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Sunday 09 February 2014 - 18:11

[Tamriel Foundry] Opening Up ESO - Impressions

informationInfo: The text below is an excerpt from this article.

Atropos wrote ...

Primary Weaknesses

Limited Exploration of a Static World – While I mentioned above that exploration is heavily emphasized, and a positive feature of ESO is how the game rewards you for venturing off the beaten path you can only venture so far. Players coming from a single-player TES background will miss the ability to climb mountains, bypass obstacles, and set a course for the distant horizon in a true open-world context. ZeniMax could have created a game with these true open-world and sandbox features, but ESO would have taken a very different shape than it currently does. The technological requirements to create a massive open environment without structured areas for guided progression would almost certainly have limited ZeniMax in other ways and ultimately they chose to sacrifice some of the essence of TES in favor for a more conventional MMO game structure. In a further divergence from the modern Elder Scrolls experience, the world of ESO feels fairly static. In towns, NPCs have no schedules, they simply stand around all day waiting for the player in fixed locations. The day/night cycle has no affect on the world apart from an aesthetic overlay. The player is unable to choose how to creatively react to various NPCs and situations, and can only choose whether to accept their quest or not. For players who typically play TES games “by the book”, completing quests in the expected way and progressing normally through their stories, this may not be a huge deal. However, for the cohort of gamers who love Elder Scrolls games for their nonlinear compatibility and creative problem solving the rigidity of ESO may come as an unpleasant shock.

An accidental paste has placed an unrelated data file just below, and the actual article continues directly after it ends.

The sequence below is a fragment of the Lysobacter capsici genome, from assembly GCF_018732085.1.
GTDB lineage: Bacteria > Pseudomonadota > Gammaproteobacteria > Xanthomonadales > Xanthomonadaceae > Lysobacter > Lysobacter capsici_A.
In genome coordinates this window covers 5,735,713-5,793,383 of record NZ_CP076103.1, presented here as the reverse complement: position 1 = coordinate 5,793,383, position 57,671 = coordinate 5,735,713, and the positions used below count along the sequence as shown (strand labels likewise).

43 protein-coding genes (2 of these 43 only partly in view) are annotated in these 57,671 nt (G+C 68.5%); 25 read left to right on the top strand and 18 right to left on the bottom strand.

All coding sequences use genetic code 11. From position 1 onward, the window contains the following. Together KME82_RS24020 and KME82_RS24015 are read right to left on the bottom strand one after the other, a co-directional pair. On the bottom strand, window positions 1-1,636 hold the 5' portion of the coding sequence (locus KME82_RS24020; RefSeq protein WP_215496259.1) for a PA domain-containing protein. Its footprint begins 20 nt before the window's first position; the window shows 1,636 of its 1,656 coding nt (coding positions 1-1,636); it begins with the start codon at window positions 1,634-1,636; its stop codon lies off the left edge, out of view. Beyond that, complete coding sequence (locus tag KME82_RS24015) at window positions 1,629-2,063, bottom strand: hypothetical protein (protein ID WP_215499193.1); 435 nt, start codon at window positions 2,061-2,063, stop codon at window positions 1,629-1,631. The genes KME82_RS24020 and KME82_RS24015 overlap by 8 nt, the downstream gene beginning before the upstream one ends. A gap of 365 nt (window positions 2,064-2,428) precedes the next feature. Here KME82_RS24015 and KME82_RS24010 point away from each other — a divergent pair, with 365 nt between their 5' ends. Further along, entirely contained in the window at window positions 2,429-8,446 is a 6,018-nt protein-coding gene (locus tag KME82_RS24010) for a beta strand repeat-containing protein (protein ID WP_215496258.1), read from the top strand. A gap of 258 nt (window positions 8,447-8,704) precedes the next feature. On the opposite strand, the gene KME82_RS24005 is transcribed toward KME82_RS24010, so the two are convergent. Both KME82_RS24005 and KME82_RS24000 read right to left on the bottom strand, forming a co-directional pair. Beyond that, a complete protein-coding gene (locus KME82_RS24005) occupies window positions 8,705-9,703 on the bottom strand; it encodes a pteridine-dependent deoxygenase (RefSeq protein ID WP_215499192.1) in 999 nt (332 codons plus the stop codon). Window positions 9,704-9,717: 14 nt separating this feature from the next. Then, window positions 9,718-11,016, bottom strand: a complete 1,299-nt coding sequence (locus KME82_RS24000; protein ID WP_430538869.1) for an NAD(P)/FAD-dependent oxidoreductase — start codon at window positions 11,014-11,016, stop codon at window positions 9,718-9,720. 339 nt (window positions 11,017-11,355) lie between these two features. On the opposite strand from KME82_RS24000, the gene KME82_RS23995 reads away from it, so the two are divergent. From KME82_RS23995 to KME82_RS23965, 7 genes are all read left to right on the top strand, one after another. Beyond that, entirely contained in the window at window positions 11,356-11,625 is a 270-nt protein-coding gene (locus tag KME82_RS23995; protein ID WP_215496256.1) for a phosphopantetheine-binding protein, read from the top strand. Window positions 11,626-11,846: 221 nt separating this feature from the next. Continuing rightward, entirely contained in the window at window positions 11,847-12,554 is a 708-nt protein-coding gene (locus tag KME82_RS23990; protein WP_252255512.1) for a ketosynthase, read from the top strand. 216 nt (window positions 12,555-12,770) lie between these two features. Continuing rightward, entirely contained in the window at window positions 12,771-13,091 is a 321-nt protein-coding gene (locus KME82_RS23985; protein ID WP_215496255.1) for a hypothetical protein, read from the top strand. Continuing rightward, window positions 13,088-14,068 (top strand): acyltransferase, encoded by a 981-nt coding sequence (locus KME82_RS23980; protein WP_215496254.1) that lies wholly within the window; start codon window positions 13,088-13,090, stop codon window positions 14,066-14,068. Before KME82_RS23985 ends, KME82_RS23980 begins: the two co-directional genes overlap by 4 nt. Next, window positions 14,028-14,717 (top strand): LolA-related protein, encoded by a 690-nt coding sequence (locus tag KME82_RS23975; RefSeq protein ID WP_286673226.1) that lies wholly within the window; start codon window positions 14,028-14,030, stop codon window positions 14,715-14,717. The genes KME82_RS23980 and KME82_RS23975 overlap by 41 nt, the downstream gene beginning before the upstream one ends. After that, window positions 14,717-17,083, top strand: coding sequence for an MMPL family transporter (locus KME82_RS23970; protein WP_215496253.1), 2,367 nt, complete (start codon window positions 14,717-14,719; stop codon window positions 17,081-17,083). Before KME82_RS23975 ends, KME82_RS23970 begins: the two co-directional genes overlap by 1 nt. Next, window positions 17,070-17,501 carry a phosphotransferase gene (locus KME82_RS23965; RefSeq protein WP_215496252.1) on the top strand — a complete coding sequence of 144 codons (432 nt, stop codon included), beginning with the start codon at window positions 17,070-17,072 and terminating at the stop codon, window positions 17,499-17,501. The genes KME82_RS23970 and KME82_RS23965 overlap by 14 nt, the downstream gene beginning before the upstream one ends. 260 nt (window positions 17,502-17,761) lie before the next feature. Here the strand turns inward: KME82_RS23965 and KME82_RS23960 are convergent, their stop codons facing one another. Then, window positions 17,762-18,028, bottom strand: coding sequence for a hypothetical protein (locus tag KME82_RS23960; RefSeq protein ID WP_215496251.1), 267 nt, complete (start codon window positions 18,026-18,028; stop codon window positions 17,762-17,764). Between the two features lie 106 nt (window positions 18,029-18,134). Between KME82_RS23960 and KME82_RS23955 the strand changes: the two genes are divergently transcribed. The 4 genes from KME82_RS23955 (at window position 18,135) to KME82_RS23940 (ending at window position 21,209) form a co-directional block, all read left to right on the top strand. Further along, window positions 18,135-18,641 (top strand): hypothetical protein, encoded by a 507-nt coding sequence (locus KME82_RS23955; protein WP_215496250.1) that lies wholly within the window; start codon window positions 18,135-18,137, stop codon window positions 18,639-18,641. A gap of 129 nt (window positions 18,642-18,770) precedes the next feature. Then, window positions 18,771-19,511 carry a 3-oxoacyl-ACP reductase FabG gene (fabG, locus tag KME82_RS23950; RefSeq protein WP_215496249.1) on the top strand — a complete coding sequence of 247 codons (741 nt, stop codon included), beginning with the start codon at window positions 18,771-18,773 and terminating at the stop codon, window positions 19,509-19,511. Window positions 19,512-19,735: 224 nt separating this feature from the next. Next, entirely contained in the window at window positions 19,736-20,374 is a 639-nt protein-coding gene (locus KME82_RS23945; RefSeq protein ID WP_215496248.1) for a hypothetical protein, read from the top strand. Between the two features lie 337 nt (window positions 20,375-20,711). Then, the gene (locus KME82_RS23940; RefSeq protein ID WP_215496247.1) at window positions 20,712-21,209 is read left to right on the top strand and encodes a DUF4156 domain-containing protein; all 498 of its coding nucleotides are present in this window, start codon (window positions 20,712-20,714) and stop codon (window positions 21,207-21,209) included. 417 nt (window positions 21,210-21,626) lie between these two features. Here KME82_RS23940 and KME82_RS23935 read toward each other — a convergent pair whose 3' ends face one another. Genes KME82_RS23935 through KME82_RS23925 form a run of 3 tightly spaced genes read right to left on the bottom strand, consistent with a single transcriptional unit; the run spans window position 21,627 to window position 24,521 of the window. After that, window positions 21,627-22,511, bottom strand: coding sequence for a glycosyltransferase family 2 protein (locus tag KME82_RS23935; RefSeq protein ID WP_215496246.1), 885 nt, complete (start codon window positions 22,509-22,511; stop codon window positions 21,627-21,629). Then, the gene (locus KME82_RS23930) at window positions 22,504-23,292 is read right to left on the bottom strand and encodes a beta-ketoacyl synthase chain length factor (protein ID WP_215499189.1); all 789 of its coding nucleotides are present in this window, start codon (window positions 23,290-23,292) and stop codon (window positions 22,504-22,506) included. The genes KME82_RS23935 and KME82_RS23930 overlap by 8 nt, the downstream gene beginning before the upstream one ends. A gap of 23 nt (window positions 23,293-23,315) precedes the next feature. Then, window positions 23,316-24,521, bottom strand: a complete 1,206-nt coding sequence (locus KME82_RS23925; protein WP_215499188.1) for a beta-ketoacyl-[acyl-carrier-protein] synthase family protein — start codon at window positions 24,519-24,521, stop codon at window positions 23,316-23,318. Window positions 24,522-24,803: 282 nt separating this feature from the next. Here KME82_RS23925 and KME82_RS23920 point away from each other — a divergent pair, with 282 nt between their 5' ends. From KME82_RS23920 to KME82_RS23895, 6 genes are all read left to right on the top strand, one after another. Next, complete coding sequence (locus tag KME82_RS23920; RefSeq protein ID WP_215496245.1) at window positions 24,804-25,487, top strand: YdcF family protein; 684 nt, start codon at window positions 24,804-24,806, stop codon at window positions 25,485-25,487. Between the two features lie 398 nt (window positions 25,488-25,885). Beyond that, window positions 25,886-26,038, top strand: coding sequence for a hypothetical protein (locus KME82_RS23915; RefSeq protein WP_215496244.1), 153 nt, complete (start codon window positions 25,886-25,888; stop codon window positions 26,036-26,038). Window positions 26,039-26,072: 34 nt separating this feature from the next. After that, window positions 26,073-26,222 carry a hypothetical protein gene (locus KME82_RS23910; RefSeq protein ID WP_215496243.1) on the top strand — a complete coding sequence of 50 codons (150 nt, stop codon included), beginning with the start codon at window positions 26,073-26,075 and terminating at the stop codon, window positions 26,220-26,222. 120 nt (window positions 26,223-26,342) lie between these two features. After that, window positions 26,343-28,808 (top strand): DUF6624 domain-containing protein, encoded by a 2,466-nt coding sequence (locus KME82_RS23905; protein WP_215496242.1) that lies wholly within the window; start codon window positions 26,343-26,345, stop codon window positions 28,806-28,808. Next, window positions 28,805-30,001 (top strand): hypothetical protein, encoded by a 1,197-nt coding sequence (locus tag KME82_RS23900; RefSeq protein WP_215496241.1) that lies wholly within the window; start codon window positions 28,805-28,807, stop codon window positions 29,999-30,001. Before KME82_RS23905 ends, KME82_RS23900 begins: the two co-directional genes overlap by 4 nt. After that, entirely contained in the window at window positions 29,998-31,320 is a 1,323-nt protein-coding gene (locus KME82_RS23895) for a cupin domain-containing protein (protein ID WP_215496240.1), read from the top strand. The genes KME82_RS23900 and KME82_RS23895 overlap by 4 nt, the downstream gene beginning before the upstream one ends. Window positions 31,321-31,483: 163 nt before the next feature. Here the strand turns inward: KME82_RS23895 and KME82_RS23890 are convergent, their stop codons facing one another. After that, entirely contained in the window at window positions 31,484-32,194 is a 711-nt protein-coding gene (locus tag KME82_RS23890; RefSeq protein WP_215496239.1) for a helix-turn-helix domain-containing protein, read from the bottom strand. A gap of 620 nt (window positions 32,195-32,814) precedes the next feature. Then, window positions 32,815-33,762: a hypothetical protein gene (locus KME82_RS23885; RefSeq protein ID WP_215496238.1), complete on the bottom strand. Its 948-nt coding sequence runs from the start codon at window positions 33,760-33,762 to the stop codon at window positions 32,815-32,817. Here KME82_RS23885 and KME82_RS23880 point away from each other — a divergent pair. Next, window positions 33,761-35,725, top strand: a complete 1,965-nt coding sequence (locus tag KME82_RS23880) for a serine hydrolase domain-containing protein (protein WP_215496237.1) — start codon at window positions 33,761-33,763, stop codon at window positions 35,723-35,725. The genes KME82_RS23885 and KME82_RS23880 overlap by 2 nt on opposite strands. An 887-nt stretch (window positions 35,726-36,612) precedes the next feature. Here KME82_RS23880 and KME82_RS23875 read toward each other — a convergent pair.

Shallow MMO Systems - ESO was designed to be an MMO first and foremost, and yet it has managed to forego some of the fundamental systems that gamers will expect. Character advancement is a flexible and enjoyable aspect of the game, but the underlying RPG system of attributes, equipment itemization, and relative lack of meaningful combat indicators may cause ESO‘s systems to feel obscure and clunky. Furthermore, your engagement with other players in a multiplayer space is limited by the lack of expected MMO features like nameplates, guild tags, titles, and more. ESO does a good job of not forcing you to be in competition with other players while undertaking PvE tasks such as killing monsters or collecting objects, but the difficulty of a vast majority of the game’s challenges is such that your fun level is reduced when other players are in the area. Having multiple people around while questions seriously reduces the difficulty of completing objectives, and leaves you without much sense of accomplishment. In this (and several other mechanics) ESO seems to be caught between two minds. The game could have been made harder with certain notable enemies tuned to require (or at least scale) for multiple players, however this would have frustrated players used to the single-player experience as well as MMO players who have been spoiled by solo-friendly gameplay. Alternatively, more content could be phased or instanced to preserve the challenge of questing alone, but this would further detract from the sense of connectivity in a multiplayer world. It’s a difficult challenge, and one that most games struggle with, but the sparsity of group content in ESO causes it’s multiplayer systems to be less fulfilling than perhaps they should be.